The author was only twenty seven when she collapsed during a karaoke performance in a bar, due to a ruptered aneurysm. Most people don’t survive this but she did- and woke up in the hospital afterwards with aphasia. The stroke had affected her use of language- she could no longer find words easily, had difficulty understanding what people said to her, and initially it took hours for her to write a few sentences or read just one page in a book. All this happening to a student who loved reading and was a theater performer, must have been devastating. You’d think. But strangely, she describes feeling an immense sense of calm and quietness inside, during the first period of recovery. Because she could not easily call up words, her very throught process and memory was affected, she simply could not think about certain things. She had no great sense of loss, because she couldn’t remember clearly what she’d lost. She knew people around her were dear and familiar, but had no sense of history with them- family vacations, inside jokes, past arguments- all just gone from her mind. So not only was her functionality in daily life affected, but also her relationships. The memoir is about her gradual recovery of language, her thoughts on how language use (and lack of it) shaped her thoughts and outlook on life, and how things went with the people around her- family support, friends she felt she didn’t quite know anymore, her boyfriend. Not really knowing the person she used to be, trying to become the person she was now. And all the things she learned about brain function and aneurysms in her quest to understand what had happened from her. Her surprise and insights when she finally met other survivors with aphasia, how different all their experiences were. I really enjoyed this book and now have a few more to add to my list, that she mentioned in the text.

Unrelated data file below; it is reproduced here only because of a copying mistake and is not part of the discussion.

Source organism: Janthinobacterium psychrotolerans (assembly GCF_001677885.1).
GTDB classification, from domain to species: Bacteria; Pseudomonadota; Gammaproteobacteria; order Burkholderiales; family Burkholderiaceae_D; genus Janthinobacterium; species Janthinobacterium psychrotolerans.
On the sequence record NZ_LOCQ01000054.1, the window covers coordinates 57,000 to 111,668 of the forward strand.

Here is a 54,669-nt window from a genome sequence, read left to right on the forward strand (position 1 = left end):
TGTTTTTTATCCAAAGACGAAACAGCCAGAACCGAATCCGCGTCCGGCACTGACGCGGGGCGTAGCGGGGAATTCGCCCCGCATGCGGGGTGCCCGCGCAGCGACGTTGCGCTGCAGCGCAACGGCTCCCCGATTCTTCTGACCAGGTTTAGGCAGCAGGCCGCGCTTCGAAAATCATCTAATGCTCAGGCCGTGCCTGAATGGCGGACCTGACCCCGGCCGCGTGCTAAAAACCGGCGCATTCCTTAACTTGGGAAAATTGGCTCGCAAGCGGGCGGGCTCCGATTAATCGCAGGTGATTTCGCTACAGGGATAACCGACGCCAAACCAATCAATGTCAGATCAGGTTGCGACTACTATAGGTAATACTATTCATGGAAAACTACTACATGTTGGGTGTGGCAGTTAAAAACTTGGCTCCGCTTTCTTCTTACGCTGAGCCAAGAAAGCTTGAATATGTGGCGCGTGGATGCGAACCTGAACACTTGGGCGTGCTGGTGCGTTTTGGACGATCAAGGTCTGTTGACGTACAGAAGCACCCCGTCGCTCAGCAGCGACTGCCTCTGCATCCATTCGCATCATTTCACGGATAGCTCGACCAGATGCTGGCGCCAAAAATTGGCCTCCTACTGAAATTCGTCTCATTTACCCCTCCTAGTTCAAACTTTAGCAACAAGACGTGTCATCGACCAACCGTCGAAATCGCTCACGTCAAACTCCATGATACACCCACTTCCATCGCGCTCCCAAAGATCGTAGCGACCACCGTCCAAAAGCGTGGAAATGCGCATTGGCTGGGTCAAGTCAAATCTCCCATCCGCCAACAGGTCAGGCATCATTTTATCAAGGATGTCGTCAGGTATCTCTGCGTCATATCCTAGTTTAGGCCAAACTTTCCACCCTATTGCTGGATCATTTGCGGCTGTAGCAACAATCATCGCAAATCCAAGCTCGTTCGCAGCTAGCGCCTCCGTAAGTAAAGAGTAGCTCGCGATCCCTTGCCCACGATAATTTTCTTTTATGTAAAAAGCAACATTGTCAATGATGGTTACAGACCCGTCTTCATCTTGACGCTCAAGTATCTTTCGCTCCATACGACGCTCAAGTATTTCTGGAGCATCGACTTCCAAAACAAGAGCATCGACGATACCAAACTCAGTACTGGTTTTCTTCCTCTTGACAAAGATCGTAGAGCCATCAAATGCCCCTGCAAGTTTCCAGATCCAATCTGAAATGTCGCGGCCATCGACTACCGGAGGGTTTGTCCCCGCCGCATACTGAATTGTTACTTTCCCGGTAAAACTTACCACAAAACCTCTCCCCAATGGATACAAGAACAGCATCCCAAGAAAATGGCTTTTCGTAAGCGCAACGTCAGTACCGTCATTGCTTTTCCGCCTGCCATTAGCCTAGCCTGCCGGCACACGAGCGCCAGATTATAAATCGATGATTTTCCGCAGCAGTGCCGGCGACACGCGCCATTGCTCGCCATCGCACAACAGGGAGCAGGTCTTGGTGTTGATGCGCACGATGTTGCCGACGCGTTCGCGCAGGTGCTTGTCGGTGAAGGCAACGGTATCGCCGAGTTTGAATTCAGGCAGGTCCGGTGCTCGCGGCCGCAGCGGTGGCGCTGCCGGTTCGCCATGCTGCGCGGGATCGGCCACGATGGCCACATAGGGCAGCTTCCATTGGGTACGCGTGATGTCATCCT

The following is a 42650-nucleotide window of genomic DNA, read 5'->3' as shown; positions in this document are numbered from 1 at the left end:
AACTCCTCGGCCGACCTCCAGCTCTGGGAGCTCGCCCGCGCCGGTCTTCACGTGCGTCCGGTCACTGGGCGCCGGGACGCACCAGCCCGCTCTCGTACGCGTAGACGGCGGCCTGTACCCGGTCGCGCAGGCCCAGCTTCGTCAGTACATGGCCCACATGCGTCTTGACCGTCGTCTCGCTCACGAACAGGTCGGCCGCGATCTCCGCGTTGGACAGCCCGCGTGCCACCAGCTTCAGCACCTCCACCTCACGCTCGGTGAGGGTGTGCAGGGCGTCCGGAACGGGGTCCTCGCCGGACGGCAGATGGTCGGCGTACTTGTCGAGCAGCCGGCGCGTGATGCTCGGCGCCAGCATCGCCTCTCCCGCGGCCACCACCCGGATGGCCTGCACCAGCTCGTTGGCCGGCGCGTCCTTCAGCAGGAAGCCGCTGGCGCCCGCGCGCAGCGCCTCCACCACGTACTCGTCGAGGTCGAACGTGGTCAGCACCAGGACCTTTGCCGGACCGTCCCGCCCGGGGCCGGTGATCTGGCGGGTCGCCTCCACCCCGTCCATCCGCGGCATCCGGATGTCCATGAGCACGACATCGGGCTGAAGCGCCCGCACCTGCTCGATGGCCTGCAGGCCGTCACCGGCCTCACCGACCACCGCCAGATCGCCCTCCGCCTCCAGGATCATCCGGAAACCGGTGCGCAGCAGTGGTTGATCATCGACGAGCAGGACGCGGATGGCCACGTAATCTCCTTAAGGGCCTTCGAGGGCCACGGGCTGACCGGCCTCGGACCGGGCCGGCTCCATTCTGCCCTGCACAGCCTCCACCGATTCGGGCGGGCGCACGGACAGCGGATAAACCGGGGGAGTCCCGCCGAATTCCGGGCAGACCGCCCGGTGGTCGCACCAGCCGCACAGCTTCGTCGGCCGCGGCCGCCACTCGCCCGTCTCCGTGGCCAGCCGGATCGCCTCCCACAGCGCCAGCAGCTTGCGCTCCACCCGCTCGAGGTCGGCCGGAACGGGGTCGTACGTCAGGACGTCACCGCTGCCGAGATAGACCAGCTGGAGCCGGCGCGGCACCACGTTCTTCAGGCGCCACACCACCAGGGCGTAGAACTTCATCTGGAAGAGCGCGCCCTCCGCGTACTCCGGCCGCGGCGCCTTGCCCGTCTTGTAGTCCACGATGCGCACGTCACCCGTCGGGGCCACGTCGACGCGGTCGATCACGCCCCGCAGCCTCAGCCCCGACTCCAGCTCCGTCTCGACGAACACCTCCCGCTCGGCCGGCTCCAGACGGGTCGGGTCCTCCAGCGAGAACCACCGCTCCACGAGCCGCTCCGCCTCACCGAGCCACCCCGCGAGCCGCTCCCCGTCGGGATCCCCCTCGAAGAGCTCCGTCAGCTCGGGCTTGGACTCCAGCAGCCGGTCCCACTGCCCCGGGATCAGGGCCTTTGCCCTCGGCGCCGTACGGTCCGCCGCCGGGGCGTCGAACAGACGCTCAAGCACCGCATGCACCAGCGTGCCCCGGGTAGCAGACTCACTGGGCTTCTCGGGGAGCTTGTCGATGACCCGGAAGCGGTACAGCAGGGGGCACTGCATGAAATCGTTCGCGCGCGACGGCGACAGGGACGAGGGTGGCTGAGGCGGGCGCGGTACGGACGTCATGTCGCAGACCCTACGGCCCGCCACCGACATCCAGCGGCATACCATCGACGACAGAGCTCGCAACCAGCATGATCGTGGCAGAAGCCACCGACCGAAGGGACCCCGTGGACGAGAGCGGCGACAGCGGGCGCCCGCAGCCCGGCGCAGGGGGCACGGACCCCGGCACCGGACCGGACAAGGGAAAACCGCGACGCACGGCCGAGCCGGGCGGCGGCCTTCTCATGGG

Similar read: Do No Harm by Henry Marsh
Borrowed from the public library.